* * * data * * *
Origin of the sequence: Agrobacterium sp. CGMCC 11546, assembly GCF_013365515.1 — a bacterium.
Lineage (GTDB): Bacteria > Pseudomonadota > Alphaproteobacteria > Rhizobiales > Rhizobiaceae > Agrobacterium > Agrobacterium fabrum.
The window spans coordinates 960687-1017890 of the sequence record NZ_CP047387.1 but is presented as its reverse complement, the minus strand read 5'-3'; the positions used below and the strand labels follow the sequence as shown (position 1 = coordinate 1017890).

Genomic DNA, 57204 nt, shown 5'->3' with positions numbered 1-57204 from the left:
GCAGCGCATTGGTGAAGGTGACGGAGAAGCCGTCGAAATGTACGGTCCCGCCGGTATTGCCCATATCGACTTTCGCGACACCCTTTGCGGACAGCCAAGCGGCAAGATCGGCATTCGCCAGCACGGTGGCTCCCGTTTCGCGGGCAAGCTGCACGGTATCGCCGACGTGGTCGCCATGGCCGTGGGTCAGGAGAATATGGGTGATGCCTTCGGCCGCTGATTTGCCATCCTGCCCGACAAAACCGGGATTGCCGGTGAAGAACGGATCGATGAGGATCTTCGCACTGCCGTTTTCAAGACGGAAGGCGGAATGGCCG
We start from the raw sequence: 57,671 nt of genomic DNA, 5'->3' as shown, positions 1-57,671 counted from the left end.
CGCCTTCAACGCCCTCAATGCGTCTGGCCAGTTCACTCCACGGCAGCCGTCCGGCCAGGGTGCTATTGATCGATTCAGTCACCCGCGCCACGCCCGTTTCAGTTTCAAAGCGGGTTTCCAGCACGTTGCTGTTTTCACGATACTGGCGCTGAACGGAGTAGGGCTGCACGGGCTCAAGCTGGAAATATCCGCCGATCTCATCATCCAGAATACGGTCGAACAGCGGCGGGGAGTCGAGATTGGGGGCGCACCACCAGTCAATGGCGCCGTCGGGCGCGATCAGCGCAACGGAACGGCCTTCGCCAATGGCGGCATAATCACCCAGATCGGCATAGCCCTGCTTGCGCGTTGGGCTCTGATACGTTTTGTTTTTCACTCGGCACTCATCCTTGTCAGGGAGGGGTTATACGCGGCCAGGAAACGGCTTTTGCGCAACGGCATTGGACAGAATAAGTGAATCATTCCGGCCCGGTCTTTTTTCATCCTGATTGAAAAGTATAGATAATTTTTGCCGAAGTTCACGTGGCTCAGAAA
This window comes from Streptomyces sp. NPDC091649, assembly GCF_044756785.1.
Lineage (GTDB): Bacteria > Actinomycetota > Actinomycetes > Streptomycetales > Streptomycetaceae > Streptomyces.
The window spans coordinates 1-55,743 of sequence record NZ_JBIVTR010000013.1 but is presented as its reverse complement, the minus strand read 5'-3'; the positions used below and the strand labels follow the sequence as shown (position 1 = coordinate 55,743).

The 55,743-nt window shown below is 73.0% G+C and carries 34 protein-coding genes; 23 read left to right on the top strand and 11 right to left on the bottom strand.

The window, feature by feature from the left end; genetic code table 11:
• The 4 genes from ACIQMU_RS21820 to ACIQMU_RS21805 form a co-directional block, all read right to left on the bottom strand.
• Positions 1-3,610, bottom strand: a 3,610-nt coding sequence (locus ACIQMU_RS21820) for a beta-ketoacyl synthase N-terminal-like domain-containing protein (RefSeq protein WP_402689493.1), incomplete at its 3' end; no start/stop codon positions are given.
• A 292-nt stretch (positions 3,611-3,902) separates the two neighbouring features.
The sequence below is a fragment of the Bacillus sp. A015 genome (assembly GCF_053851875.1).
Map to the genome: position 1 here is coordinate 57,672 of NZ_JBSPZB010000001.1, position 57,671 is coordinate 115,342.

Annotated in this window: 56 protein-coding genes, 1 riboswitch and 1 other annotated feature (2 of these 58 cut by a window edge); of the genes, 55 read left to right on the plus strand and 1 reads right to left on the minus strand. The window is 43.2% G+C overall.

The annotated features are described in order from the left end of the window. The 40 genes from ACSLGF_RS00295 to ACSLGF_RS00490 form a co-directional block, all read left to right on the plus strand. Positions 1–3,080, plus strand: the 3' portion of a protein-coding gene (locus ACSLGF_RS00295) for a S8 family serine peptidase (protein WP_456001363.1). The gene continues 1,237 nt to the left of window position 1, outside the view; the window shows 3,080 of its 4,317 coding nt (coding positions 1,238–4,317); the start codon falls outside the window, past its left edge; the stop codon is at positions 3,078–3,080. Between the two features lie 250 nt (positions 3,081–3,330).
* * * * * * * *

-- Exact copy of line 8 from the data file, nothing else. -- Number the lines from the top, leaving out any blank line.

This window comes from Streptomyces sp. NPDC091649, assembly GCF_044756785.1.